Joe Vasicek

Gaia Nova

The Gaia Nova books are all mid-sized novels (75k to 110k words). It is a far-future space opera series that takes place in a galactic empire long after Earth has been lost to legend. They can be read in any order, but they take place in the same universe with recurring characters. They are listed in the order in which they were published. Heart of the Nebula is a direct sequel to Bringing Stella Home.

Bringing Stella Home
Desert Stars
Stars of Blood and Glory
Heart of the Nebula
Mercenary Savior (forthcoming)
Empress of the Last Free Stars (forthcoming)

Star Wanderers

The Star Wanderers books are novellas (15k to 35k). They take place in the same universe as Gaia Nova one thousand years earlier. The first four books are linear, while the last four books are parallaxes of the first four, from the point of view of the side characters.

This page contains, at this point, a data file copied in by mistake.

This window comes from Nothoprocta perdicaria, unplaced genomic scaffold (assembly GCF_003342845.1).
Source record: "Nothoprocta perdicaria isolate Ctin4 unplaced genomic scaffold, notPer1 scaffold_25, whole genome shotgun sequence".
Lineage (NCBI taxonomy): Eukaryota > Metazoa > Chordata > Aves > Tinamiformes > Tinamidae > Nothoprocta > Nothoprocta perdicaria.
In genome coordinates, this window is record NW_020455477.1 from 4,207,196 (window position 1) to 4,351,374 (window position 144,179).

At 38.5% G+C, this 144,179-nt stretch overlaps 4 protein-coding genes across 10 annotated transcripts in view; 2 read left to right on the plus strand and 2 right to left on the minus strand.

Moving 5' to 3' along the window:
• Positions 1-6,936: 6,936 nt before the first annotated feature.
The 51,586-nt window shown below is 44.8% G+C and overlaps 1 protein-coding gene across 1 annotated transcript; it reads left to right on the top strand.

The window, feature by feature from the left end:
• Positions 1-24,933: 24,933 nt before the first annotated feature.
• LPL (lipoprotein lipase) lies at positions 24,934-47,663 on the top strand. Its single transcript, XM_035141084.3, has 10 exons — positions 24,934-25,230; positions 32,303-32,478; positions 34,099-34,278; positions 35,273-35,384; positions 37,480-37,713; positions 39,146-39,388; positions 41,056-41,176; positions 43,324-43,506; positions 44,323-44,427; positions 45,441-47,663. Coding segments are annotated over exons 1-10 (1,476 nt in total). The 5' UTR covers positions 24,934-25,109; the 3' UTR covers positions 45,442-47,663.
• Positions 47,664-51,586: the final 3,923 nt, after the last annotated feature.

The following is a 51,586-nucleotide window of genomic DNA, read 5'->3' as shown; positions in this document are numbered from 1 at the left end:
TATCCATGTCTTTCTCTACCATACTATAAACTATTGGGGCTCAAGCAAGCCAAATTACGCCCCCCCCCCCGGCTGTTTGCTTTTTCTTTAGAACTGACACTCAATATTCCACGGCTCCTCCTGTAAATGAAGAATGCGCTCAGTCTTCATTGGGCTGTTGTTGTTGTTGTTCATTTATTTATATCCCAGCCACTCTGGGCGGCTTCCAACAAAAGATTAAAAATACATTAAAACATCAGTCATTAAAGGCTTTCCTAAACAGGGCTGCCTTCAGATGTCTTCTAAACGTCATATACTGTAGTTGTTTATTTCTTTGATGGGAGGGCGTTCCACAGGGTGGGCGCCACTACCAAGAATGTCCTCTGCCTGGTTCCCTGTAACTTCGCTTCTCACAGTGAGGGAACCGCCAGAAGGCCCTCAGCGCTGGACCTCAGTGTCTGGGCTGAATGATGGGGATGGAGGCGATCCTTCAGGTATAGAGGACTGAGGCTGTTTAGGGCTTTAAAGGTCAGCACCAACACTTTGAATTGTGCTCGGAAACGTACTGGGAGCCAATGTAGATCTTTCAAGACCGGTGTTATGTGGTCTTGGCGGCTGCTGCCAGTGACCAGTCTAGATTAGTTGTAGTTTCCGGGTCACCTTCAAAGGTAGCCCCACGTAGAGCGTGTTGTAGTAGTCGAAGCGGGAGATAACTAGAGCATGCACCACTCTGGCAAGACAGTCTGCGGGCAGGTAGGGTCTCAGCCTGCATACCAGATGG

The Jeremiah Chronicles (Omnibus 1-4)
Tales of the Far Outworlds (Omnibus 5-6)

Sons of the Starfarers

The Sons of the Starfarer books are short novels (35k to 45k words) that take place in the same universe as Star Wanderers, with a few recurring minor characters from those books. It is a linear series.

Brother in Exile
Comrades in Hope
Strangers in Flight
Friends in Command
Captives in Obscurity
Patriots in Retreat (forthcoming)
A Queen in Hiding (forthcoming)
An Empire in Disarray (forthcoming)
Victors in Liberty (forthcoming)

Sons of the Starfarers (Omnibus 1-3)

Gunslinger Trilogy

These books are all short to mid-sized novels (50k to 90k words). They take place about 40 years in the future, after Earth makes contact with the galactics.

Gunslinger to the Stars